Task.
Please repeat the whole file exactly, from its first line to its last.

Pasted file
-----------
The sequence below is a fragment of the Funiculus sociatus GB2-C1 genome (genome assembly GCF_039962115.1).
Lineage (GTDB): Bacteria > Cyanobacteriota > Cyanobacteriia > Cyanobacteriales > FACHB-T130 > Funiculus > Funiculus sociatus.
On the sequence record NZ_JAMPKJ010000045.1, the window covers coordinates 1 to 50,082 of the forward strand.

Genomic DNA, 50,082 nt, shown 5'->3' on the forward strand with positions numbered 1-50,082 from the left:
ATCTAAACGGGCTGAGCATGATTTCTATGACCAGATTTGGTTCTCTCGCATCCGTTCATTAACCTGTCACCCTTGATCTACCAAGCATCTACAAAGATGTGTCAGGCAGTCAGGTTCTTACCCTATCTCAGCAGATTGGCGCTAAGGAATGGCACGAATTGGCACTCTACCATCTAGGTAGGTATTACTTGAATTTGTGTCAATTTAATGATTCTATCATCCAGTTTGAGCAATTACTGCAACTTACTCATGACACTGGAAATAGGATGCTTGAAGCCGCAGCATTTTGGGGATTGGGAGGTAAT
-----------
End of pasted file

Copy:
The sequence below is a fragment of the Funiculus sociatus GB2-C1 genome (genome assembly GCF_039962115.1).
Lineage (GTDB): Bacteria > Cyanobacteriota > Cyanobacteriia > Cyanobacteriales > FACHB-T130 > Funiculus > Funiculus sociatus.
On the sequence record NZ_JAMPKJ010000045.1, the window covers coordinates 1 to 50,082 of the forward strand.

Genomic DNA, 50,082 nt, shown 5'->3' on the forward strand with positions numbered 1-50,082 from the left:
ATCTAAACGGGCTGAGCATGATTTCTATGACCAGATTTGGTTCTCTCGCATCCGTTCATTAACCTGTCACCCTTGATCTACCAAGCATCTACAAAGATGTGTCAGGCAGTCAGGTTCTTACCCTATCTCAGCAGATTGGCGCTAAGGAATGGCACGAATTGGCACTCTACCATCTAGGTAGGTATTACTTGAATTTGTGTCAATTTAATGATTCTATCATCCAGTTTGAGCAATTACTGCAACTTACTCATGACACTGGAAATAGGATGCTTGAAGCCGCAGCATTTTGGGGATTGGGAGGTAAT